A river formed by the junction of its north and south forks in Warren County, Virginia. It flows northeast some 55 miles, crosses the northeastern lip of West Virginia, and empties into the Potomac at Harpers Ferry, W. Va.
Francis B. Hacket, a tug purchased by the Navy in December 1917, was designated YT-36 on 17 July 1920; renamed Shenandoah on 20 November 1920; and again renamed Choptank (q.v.) on 15 October 1923.
(ZR-1: dead wt. 77,500 pounds; useful lift 53,600 pounds; 1. 680'; maximum diameter 78'9"; height 93'2"; nominal gas volume (95% inflation) 2,100,000 cu. ft.; s. 60 k.; cpl. 25; a. 6 .30 cal. Lewis mg., 8 500-pound bombs; cl. Shenandoah)
The first rigid airship to be designed and built by the United States Navy, Shenandoah was designed by the Bureau of Aeronautics; fabricated at the Naval Aircraft Factory, Philadelphia; and assembled at the Naval Air Station, Lakehurst, N.J. Her first frame was erected by 24 June 1922; and, on 20 August 1923, the completed airship was floated free of the ground. Shenandoah was christened on 10 October 1923; sponsored by Mrs. Edwin Denby, wife of the Secretary of the Navy; and commissioned on the same day, Comdr. Frank R. McCrary in command.
Shenadoah was designed for fleet reconnaissance work of the type carried out by German naval airships in World War I. Her precommissioning trials included long range flights during September and early October1923, to test her airworthiness in rain, fog, and poor visibility. On 27 October, Shenandoah celebrated Navy Day with a flight down the Shenandoah Valley and returned to Lakehurst that night by way of Washington and Baltimore, where crowds gathered to see the new airship in the beams of searchlights.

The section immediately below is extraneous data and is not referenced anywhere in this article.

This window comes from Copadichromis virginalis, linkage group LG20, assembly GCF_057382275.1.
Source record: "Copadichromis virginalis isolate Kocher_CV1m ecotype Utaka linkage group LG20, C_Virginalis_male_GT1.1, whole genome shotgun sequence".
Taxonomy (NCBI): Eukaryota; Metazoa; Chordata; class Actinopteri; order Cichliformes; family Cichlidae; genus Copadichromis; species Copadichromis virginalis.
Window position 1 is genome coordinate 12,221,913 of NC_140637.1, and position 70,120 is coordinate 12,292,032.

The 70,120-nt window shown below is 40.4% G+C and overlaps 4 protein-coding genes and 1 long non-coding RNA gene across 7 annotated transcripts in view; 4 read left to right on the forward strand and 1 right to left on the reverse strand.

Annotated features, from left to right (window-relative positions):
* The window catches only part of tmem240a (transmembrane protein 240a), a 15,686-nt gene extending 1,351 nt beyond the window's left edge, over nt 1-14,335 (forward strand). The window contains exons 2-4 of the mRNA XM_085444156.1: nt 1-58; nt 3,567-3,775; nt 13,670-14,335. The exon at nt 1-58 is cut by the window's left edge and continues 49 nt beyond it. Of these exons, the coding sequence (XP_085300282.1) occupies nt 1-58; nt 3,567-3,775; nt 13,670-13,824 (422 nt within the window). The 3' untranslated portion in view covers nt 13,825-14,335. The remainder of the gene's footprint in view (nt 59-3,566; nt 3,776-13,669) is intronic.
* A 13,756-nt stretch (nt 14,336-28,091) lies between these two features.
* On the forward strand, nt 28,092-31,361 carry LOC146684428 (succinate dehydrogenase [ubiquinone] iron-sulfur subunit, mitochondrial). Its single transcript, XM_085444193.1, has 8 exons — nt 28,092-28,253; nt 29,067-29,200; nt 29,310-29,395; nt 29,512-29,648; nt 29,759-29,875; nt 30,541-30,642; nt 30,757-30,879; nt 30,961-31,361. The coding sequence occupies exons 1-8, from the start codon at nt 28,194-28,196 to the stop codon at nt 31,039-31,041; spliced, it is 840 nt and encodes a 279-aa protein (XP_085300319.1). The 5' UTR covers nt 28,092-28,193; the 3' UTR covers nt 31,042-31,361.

At this time, Rear Admiral William Moffett, Chief of the Bureau of Aeronautics and staunch advocate of the airship, was discussing the possibility of using Shenandoah to explore the Arctic. Such a program, he felt, would produce valuable weather data as well as experience in cold-weather operations. With her endurance and ability to fly at low speeds, the airship was thought to be well suited to such work. President Coolidge approved Moffett's proposal; but, in January1924, Shenandoah was torn from her mooring mast at Lakehurst by a gale, and her nose was damaged. She rode out the storm and landed safely, but a period of repair was needed, and the Arctic expedition was dropped.
Shenadoah's repairs were completed in May, and she devoted the summer of 1924 to work with her powerplant and radio equipment to prepare for her duty with the fleet. On 1 August, she reported for duty with the Scouting Fleet and took part in tactical exercises. Shenandoah succeeded in discovering the “enemy” force as planned but lost contact with it in foul weather. Technical difficulties and lack of support facilities in the fleet forced her to depart the operating area ahead of time to return to Lakehurst. Although this marred the exercises as far as airship reconnaissance went, it emphasized the need for advanced bases and maintenance ships if lighter-than-aircraft were to take any part in operations of this kind. During October, Shenandoah flew from Lakehurst to California and to Washington to test newly erected mooring masts. An experimental mooring mast had also been fitted to the oiler, Patoka (AO-9), to determine the practicality of mobile fleet support of scouting airships, and Shenandoah engaged in a short series of mooring tests with her.
The year 1925 began with nearly six months of maintenance and ground test work. Shenandoah did not take to the air until 26 June, when she began preparations for summer operations with the fleet. During July and August, she again operated with the Scouting Fleet, successfully performing scouting problems and being towed by Patoka while moored to that ship's mast.
On 2 September, Shenandoah departed Lakehurst on a flight to the Middle West for training and to test a new mooring mast at Dearborn, Michigan. While passing through an area of thunderstorms and turbulence over Ohio early in the morning of the 3d, the airship was torn apart and crashed near Marietta. Shenandoah's commanding officer, Comdr. Zachary Lansdowne, and 13 other officers and men were killed. Twenty-nine survivors succeeded in riding three sections of the airship to earth.